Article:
After I left him, he expressed to an interpreter a belief, that a permanent peace might take place before we parted. How that may be, probably this day will decide. In the afternoon, yesterday, McGillivray sent over John Galphin, with Galphin’s father-in-law, the Hallowing King, to acquaint us that all the towns, except the Cowetas, were removed about two miles back, for the sake of pasture for their horses. Should they go off without any further discussions, it will be a clear indication that they prefer a connection with Spain rather than with America; and that they wish for war rather than for peace.

I have not leisure to give you a description of the person and character of McGillivray. His countenance has nothing liberal and open in it; it has, however, sufficient marks of understanding. In short, he appears to have the good sense of an American, the shrewdness of a Scotchman, and the cunning of an Indian. I think he is so much addicted to debauchery, that he will not live four years. He dresses altogether in the Indian fashion, and is rather slovenly than otherwise. His influence is probably as great as we have understood it was; and his services may certainly be very important, if he can be sincerely attached to our interests. I hope to have hereafter the honor of reporting to you the substance of several confidential discourses, which have occurred between him and me.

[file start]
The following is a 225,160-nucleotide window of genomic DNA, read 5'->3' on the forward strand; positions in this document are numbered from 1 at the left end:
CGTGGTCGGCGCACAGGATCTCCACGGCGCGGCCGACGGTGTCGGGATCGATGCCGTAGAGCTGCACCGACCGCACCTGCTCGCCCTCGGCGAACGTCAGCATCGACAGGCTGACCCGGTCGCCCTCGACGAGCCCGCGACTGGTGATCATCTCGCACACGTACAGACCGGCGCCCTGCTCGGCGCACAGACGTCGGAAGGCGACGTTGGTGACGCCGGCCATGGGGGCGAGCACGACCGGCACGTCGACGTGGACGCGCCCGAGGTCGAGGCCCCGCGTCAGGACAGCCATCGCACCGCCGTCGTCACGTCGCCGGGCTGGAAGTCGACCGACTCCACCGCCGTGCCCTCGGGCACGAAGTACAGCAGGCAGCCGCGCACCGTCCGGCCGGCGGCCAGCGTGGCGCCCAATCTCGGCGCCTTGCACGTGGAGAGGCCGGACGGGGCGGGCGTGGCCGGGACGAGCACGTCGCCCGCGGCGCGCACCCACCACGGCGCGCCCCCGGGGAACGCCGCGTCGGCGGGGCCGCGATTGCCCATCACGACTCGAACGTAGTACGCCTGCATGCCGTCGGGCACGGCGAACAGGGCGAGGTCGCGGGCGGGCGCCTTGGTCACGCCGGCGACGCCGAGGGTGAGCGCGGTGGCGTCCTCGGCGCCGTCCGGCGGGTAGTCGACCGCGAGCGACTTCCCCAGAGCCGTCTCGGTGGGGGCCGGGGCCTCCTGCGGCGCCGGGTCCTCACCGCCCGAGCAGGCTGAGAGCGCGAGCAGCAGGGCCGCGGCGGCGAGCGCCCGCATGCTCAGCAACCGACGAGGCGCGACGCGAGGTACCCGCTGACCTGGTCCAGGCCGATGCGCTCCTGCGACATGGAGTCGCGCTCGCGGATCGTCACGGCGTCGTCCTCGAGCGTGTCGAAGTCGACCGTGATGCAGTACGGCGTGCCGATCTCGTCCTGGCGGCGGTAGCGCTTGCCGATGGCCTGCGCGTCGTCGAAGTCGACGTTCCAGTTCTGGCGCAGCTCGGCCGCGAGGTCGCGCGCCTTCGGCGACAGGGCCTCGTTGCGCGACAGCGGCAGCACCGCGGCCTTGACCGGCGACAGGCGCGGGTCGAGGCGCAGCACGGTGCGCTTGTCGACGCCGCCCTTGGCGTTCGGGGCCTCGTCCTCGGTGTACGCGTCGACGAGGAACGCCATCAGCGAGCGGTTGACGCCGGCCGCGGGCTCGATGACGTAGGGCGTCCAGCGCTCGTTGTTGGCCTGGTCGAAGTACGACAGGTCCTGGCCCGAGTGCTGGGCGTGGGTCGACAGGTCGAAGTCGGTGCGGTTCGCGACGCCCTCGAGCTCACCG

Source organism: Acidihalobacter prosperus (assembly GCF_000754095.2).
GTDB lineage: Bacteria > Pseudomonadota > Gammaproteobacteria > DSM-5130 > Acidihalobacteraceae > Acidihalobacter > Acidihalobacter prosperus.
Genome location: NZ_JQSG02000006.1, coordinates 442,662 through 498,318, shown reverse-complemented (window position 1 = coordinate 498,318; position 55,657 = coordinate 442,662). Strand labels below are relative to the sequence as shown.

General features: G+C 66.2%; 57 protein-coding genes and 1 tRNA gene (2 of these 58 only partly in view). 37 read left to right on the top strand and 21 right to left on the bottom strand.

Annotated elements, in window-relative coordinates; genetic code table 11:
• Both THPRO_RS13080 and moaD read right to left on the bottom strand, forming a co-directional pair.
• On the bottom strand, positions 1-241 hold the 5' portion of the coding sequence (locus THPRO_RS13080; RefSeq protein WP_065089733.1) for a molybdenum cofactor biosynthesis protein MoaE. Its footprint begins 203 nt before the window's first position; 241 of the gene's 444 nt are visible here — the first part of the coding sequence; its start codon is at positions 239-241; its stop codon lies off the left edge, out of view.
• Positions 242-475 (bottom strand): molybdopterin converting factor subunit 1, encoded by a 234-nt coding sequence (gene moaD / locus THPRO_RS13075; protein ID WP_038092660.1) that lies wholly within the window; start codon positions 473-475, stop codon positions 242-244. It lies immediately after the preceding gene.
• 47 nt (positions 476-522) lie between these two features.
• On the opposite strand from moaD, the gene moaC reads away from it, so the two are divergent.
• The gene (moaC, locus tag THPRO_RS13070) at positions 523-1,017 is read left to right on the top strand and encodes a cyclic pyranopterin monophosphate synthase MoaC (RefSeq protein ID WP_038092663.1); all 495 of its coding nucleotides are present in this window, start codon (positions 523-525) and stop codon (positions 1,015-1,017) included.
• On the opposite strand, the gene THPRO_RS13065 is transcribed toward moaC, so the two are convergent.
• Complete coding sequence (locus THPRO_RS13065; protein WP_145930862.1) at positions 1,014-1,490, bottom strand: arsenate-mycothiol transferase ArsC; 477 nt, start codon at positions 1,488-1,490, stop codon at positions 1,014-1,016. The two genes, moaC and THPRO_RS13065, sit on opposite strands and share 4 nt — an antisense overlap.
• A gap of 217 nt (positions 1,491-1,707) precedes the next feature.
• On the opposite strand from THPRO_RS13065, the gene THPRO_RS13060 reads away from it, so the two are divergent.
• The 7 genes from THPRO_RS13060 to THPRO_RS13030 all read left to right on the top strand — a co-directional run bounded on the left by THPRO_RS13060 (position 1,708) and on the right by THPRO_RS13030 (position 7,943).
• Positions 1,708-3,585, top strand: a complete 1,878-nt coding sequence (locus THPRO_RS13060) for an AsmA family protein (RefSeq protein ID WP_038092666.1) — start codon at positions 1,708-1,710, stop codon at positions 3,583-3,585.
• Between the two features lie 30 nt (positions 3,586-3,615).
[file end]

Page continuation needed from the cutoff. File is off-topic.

My most affectionate regards to Mrs. Washington and the family. Conclude me with every sentiment of devotion and consideration, my dear General,

Your most obliged friend and humble servant,

DAVID HUMPHREYS.

P. S. The Commissioners have acted perfectly harmoniously in every measure which they have hitherto taken. The characters of General Lincoln and Mr. Griffin have the greatest weight with McGillivray and the Creeks.

Contents:

Related Resources

American Revolution

Download Options